Established in 2020 Wednesday, October 27, 2021

Droplets with coronaviruses last longer than previously thought
Computer simulations show, how long small droplets can remain suspended in the air. Image courtesy: Vienna University of Technology.

VIENNA.- It is easier to get infected in winter than in summer—this is true for the Corona pandemic, for influenza and for other viral diseases. Relative humidity plays an important role in this. Outdoors, it is much higher outside in winter than in summer, as can be seen from the fact that our breath condenses into droplets in the cold air.

Previous models assumed that only large droplets pose a relevant risk of infection because small droplets evaporate quickly. At TU Wien, however, in cooperation with the University of Padova, it has now been shown that this is not true: Due to the high humidity of the air we breathe, even small droplets can remain in the air much longer than previously assumed. The study was published in the scientific journal PNAS.

Simulations and plastic heads
Prof. Alfredo Soldati and his team at the Institute of Fluid Mechanics and Heat Transfer TU Wien are researching flows that are composed of different components—so called "multiphase flows." This includes the air that an infected person exhales when sneezing: the infectious viruses are in liquid droplets of different sizes, with gas in between.

This mixture leads to a relatively complicated flow behavior: Both droplets and gas move, both components influence each other, and the droplets can evaporate and become gas themselves. To get to the bottom of these effects, computer simulations were developed, in which the dispersion of droplets and breathing air can be calculated at different environmental parameters, for example at different temperatures and humidity.

In addition, experiments were conducted A nozzle with an electromagnetically controlled valve was installed in a plastic head to spray a mixture of droplets and gas in a precisely defined manner. The process was recorded with high-speed cameras, so it was possible to measure exactly which droplets remained in the air and for how long. Francesco Picano's team at the University of Padua was also involved in the research project.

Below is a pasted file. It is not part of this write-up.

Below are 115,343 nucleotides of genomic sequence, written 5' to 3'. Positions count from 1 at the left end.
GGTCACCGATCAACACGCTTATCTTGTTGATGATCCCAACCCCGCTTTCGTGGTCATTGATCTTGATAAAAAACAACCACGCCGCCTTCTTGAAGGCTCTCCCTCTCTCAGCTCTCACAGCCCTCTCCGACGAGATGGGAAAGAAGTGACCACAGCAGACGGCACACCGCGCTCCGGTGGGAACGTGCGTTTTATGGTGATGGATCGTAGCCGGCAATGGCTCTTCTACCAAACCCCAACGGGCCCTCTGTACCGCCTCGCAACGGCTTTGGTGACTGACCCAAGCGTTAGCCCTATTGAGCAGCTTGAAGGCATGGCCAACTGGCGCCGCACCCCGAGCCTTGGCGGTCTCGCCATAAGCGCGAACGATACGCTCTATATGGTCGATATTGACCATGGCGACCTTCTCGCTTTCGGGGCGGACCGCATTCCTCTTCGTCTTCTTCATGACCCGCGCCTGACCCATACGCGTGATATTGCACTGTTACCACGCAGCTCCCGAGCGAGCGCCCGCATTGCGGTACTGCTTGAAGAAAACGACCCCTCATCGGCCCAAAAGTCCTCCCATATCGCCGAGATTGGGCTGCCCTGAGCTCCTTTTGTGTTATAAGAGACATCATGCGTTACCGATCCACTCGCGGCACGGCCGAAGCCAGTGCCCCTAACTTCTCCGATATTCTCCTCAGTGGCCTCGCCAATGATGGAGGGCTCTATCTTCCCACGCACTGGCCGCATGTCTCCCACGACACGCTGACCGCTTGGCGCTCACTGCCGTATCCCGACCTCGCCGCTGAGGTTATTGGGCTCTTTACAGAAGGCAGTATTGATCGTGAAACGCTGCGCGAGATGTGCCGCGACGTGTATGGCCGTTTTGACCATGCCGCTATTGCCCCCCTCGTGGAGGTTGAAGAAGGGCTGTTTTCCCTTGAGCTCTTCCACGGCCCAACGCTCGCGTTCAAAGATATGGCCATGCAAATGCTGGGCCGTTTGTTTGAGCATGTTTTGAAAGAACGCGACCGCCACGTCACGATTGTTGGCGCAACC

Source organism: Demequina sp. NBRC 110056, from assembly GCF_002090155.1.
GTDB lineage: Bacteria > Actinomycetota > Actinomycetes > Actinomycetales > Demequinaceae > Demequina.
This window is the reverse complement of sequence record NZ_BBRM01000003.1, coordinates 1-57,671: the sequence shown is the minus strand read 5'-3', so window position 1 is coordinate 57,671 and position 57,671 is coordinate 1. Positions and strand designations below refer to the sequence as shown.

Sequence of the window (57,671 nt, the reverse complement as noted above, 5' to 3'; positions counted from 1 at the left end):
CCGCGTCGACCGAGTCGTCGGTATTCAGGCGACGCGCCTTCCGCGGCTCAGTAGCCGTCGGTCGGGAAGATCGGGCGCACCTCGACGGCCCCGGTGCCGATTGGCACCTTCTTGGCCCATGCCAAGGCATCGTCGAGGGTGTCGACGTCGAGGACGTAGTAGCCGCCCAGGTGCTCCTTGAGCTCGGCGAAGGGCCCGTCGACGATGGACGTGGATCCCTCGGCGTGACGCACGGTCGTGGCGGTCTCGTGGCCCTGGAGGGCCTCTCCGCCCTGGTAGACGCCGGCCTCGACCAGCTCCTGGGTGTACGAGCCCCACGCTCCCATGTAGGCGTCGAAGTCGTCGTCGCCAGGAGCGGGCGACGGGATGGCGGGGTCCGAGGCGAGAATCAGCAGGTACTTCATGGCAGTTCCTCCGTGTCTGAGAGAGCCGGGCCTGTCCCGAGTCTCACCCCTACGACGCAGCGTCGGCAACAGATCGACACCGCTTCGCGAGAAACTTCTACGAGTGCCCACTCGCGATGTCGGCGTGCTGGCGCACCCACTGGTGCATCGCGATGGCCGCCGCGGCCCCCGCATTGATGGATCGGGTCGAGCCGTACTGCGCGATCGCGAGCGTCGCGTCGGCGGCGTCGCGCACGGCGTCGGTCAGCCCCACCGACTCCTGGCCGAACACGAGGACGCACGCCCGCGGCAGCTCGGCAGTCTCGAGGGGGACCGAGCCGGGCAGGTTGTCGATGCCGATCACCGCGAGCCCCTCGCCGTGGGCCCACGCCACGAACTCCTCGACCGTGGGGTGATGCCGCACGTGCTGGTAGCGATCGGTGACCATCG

Humid breathing air makes droplets hover longer
"We found that small droplets stay in the air an order of magnitude longer than previously thought," says Alfredo Soldati. "There's a simple reason for this: the evaporation rate of droplets is not determined by the average relative humidity of the environment, but by the local humidity directly at the droplet's location." The exhaled air is much more humid than the ambient air, and this exhaled humidity causes small droplets to evaporate more slowly. When the first droplets evaporate, this locally leads to higher humidity, further slowing down the further evaporation process of other droplets.

"This does mean that small droplets are infectious for longer than assumed, but that should not be a reason for pessimism," says Alfredo Soldati. "It just shows us that you have to study such phenomena in the correct way to understand them. Only then can we make scientifically sound recommendations, for example regarding masks and safety distances."

Today's News

September 20, 2021

World's first discovery of liquid directional steering on a bio-inspired surface

Discovery highlights the complex lifestyles of frontline immune cells

Skeletal muscle grown in a dish offers insight into neuromuscular diseases

Fossil bird with fancy tail feathers shows that sometimes, it's survival of the sexiest

Droplets with coronaviruses last longer than previously thought

Mushballs stash away missing ammonia on Uranus and Neptune

Rare artefacts discovered on the Murray River

New physics research reveals fresh complexities about electron behavior in materials

Behold the humble water flea, locked in a battle of mythological proportions

SARS-CoV-2 is evolving to get better at becoming airborne, new study shows

Jaws: How an African ray-finned fish is helping us to rethink the fundamentals of evolution

Link between inflammation and pancreatic cancer development uncovered

Researchers infuse bacteria with silver to improve power efficiency in fuel cells

New discovery about meteorites informs atmospheric entry threat assessment

Game-changer for clean hydrogen production

The microbial molecule that turns plants into zombies

Fiber tracking method delivers important new insights into turbulence

How do cells acquire their shapes? A new mechanism identified


Editor & Publisher: Jose Villarreal
Art Director: Juan José Sepúlveda Ramírez

Tell a Friend
Dear User, please complete the form below in order to recommend the ResearchNews newsletter to someone you know.
Please complete all fields marked *.
Sending Mail
Sending Successful